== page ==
4. I have played the saxophone for a very long time and really enjoy it. Although I have played it for so long, I have never learned the physics behind how blowing on a little piece of wood generates sound. In making a sound on the saxophone, one blows air at a high pressure through the mouthpiece. The reed controls the air flow through the instrument and acts like an oscillating valve. The reed, in cooperation with the resonances in the air in the instrument, produces an oscillating component of both flow and pressure. Once the air vibrates, some of the energy is radiated as sound out of the bell and any open holes. A much greater amount of energy is lost as a sort of friction with the wall. The column of air in the saxophone vibrates much more easily at some frequencies than at others. These resonances largely determine the playing frequency and thus the pitch, and the player in effect chooses the desired resonances by suitable combinations of keys. Also, the saxophone acts as a closed end resonator, and, more simply, a conical pipe. The natural vibrations in the saxophone that cause it to play notes are standing waves. The standing waves in a cone of length L have wavelengths of 2L, L, 2L/3, L/2, 2L/5... in other words 2L/n, where n is a whole number. The wave with wavelength 2L is the fundamental, that with 2L/2 is called the second harmonic, and that with 2L/n the nth harmonic. The frequency equals the wave speed divided by the wavelength, so this longest wave corresponds to the lowest note on the instrument: Ab on a Bb saxophone, Db on an Eb saxophone. For a more complete overview, visit the University of South Wales website on acoustics: https://newt.phys.unsw.edu.au/jw/saxacoustics.html#overview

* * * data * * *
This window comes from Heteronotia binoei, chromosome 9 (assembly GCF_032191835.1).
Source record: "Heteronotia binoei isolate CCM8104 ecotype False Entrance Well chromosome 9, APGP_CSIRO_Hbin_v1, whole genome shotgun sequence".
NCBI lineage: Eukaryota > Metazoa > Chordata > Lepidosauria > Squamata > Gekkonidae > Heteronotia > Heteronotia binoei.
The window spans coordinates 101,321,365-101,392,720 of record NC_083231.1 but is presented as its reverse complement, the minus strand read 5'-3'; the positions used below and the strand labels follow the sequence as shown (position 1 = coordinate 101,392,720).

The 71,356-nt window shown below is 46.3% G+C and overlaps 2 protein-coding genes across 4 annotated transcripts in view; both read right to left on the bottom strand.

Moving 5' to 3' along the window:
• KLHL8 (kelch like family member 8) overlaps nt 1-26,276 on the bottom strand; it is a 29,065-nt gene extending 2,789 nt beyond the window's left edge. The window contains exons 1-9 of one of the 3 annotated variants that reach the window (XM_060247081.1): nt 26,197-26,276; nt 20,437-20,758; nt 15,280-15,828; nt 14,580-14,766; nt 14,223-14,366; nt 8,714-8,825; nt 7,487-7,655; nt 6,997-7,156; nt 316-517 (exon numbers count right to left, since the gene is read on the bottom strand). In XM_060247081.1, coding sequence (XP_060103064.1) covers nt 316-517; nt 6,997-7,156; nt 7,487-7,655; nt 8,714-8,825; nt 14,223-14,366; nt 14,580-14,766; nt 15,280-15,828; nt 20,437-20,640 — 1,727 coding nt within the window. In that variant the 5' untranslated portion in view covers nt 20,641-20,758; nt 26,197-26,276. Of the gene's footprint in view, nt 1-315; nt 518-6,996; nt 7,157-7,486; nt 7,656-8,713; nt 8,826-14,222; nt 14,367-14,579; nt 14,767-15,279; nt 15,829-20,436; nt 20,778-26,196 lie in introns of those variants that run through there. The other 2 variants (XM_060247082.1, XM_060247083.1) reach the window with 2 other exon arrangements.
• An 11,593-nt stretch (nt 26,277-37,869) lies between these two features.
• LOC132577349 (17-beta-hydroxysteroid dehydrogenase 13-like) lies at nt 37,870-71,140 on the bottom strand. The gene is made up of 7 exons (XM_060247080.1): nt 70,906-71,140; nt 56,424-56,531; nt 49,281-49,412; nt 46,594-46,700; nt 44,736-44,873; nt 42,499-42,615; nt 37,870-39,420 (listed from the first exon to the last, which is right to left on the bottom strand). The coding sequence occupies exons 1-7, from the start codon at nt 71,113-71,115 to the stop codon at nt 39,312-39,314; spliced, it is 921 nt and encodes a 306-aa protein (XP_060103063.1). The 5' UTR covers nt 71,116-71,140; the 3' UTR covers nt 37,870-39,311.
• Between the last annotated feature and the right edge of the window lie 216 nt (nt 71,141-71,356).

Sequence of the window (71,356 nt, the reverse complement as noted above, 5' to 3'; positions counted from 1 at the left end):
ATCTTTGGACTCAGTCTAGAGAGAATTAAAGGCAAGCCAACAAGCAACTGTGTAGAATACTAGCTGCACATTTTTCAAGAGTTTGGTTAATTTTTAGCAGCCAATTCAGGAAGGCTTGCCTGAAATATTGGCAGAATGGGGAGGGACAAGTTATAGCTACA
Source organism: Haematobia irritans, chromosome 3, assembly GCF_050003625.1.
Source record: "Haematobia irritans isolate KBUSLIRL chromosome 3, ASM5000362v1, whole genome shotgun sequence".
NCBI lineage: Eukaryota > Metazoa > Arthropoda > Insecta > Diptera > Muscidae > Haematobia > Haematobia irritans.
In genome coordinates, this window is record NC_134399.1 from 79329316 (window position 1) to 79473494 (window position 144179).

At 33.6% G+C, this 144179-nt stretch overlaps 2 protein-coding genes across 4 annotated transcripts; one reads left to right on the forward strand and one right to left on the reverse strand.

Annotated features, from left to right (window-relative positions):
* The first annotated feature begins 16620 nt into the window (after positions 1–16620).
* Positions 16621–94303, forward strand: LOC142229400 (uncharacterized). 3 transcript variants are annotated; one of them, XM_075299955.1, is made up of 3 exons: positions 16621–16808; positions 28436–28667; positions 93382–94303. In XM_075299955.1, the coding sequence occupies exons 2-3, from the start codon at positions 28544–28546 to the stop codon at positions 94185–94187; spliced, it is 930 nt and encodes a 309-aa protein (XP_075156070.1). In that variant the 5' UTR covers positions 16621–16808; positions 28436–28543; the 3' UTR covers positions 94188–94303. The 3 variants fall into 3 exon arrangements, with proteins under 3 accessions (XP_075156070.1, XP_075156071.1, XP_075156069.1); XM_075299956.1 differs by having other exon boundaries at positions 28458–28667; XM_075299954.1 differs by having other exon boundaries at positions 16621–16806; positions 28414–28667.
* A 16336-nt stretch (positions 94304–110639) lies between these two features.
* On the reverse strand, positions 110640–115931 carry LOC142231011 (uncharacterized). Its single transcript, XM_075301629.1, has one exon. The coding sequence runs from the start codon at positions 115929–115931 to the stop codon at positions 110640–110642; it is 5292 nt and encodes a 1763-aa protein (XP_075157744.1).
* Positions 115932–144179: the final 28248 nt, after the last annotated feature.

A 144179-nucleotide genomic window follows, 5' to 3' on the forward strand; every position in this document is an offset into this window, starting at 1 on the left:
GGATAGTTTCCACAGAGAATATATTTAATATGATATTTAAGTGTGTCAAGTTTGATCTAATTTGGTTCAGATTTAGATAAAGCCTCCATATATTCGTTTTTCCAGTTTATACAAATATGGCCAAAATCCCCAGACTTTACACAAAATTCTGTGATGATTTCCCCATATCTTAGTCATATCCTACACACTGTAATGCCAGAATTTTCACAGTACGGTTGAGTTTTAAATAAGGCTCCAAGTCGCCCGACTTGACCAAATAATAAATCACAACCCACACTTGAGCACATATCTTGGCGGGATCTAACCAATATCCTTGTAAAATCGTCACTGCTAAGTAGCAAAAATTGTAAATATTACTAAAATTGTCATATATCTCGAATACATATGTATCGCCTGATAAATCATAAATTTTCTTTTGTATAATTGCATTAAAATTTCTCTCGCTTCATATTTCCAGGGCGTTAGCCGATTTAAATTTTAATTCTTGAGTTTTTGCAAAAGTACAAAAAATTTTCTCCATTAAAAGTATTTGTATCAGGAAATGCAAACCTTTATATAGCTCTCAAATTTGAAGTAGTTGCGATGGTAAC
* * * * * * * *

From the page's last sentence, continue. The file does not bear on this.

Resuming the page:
5. Recently in my BC Calc class, we've been talking about series and in some cases the application of them. The harmonic series is especially applicable to music: in music, strings of the same material, diameter, and tension whose lengths form a harmonic series produce harmonic tones. Another application of the harmonic series is the Leaning Tire of Lire, a theoretical structure. Suppose that an unlimited identical books are stacked on the edge of a table in such a way that the maximize the overhang. In order to maximize overhang but prevent the structure from collapsing, we can apply the formula for calculating center of mass: c= (x1M1 + x2M2) / (M1+M2). In order to maximize the overhang, we need to stack the books in a way such that their center of gravity remains at x=0. This prevents the weight of the stack from applying a torque to the stack, which would result in an angular acceleration and the toppling of our structure. If we consider the center of mass of the stack with n+1 books, we get the following: The length of the overhang, therefore, can be modeled by the harmonic series, . Theoretically, the harmonic series will balance with an infinite number of books. It takes 31 books for the overhang to be two books long, 227 books for the overhand to be 3 books long, and over 272 million books for the overhang to be 10 books long. Crazy stuff.